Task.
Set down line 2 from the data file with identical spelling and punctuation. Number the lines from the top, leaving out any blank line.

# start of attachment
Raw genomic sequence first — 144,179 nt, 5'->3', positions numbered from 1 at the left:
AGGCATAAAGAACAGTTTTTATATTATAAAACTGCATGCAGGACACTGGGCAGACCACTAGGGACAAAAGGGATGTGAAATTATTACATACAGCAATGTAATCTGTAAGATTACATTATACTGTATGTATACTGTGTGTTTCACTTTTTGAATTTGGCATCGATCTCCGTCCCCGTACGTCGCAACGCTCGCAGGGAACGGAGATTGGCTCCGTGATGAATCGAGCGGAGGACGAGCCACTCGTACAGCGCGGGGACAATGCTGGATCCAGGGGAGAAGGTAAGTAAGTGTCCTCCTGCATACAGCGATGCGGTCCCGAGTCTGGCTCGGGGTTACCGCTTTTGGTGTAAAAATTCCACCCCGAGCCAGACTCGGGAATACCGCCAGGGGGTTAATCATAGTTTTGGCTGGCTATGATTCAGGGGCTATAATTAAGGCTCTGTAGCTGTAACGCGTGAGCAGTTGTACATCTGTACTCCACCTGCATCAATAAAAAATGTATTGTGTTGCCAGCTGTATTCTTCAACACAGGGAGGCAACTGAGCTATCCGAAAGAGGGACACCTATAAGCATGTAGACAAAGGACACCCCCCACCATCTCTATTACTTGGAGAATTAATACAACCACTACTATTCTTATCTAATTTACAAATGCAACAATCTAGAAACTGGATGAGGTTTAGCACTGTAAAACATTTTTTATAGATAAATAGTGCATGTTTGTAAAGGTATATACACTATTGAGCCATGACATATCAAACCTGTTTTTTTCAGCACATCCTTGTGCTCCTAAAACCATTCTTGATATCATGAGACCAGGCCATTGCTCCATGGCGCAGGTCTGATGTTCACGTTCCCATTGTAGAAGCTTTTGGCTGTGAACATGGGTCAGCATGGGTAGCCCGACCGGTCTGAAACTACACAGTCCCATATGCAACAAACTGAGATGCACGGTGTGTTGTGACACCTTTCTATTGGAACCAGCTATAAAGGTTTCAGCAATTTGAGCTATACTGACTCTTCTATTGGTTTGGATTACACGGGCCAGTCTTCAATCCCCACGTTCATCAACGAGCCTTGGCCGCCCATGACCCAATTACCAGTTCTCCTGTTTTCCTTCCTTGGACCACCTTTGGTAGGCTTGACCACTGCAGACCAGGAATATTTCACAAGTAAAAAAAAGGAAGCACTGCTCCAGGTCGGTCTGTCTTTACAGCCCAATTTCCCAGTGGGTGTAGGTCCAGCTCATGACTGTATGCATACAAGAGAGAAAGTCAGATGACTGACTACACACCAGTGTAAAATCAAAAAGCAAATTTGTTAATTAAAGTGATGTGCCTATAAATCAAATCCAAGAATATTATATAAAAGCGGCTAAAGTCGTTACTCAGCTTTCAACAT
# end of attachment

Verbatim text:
AGGCATAAAGAACAGTTTTTATATTATAAAACTGCATGCAGGACACTGGGCAGACCACTAGGGACAAAAGGGATGTGAAATTATTACATACAGCAATGTAATCTGTAAGATTACATTATACTGTATGTATACTGTGTGTTTCACTTTTTGAATTTGGCATCGATCTCCGTCCCCGTACGTCGCAACGCTCGCAGGGAACGGAGATTGGCTCCGTGATGAATCGAGCGGAGGACGAGCCACTCGTACAGCGCGGGGACAATGCTGGATCCAGGGGAGAAGGTAAGTAAGTGTCCTCCTGCATACAGCGATGCGGTCCCGAGTCTGGCTCGGGGTTACCGCTTTTGGTGTAAAAATTCCACCCCGAGCCAGACTCGGGAATACCGCCAGGGGGTTAATCATAGTTTTGGCTGGCTATGATTCAGGGGCTATAATTAAGGCTCTGTAGCTGTAACGCGTGAGCAGTTGTACATCTGTACTCCACCTGCATCAATAAAAAATGTATTGTGTTGCCAGCTGTATTCTTCAACACAGGGAGGCAACTGAGCTATCCGAAAGAGGGACACCTATAAGCATGTAGACAAAGGACACCCCCCACCATCTCTATTACTTGGAGAATTAATACAACCACTACTATTCTTATCTAATTTACAAATGCAACAATCTAGAAACTGGATGAGGTTTAGCACTGTAAAACATTTTTTATAGATAAATAGTGCATGTTTGTAAAGGTATATACACTATTGAGCCATGACATATCAAACCTGTTTTTTTCAGCACATCCTTGTGCTCCTAAAACCATTCTTGATATCATGAGACCAGGCCATTGCTCCATGGCGCAGGTCTGATGTTCACGTTCCCATTGTAGAAGCTTTTGGCTGTGAACATGGGTCAGCATGGGTAGCCCGACCGGTCTGAAACTACACAGTCCCATATGCAACAAACTGAGATGCACGGTGTGTTGTGACACCTTTCTATTGGAACCAGCTATAAAGGTTTCAGCAATTTGAGCTATACTGACTCTTCTATTGGTTTGGATTACACGGGCCAGTCTTCAATCCCCACGTTCATCAACGAGCCTTGGCCGCCCATGACCCAATTACCAGTTCTCCTGTTTTCCTTCCTTGGACCACCTTTGGTAGGCTTGACCACTGCAGACCAGGAATATTTCACAAGTAAAAAAAAGGAAGCACTGCTCCAGGTCGGTCTGTCTTTACAGCCCAATTTCCCAGTGGGTGTAGGTCCAGCTCATGACTGTATGCATACAAGAGAGAAAGTCAGATGACTGACTACACACCAGTGTAAAATCAAAAAGCAAATTTGTTAATTAAAGTGATGTGCCTATAAATCAAATCCAAGAATATTATATAAAAGCGGCTAAAGTCGTTACTCAGCTTTCAACAT